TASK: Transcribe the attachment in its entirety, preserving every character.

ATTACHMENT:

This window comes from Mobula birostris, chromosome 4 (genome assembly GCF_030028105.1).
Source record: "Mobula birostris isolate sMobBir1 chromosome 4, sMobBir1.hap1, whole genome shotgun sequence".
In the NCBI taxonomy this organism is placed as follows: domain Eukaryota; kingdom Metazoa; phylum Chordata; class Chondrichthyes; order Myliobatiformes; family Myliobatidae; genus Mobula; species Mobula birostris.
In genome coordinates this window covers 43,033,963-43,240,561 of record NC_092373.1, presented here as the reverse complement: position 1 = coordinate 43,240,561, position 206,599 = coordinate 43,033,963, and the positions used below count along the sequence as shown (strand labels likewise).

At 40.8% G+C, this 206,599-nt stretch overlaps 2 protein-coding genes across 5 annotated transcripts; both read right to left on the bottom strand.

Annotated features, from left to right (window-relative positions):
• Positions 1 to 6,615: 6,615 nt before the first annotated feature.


This window comes from Mobula birostris, chromosome 4 (genome assembly GCF_030028105.1).
Source record: "Mobula birostris isolate sMobBir1 chromosome 4, sMobBir1.hap1, whole genome shotgun sequence".
In the NCBI taxonomy this organism is placed as follows: domain Eukaryota; kingdom Metazoa; phylum Chordata; class Chondrichthyes; order Myliobatiformes; family Myliobatidae; genus Mobula; species Mobula birostris.
In genome coordinates this window covers 43,033,963-43,240,561 of record NC_092373.1, presented here as the reverse complement: position 1 = coordinate 43,240,561, position 206,599 = coordinate 43,033,963, and the positions used below count along the sequence as shown (strand labels likewise).

At 40.8% G+C, this 206,599-nt stretch overlaps 2 protein-coding genes across 5 annotated transcripts; both read right to left on the bottom strand.

Annotated features, from left to right (window-relative positions):
• Positions 1 to 6,615: 6,615 nt before the first annotated feature.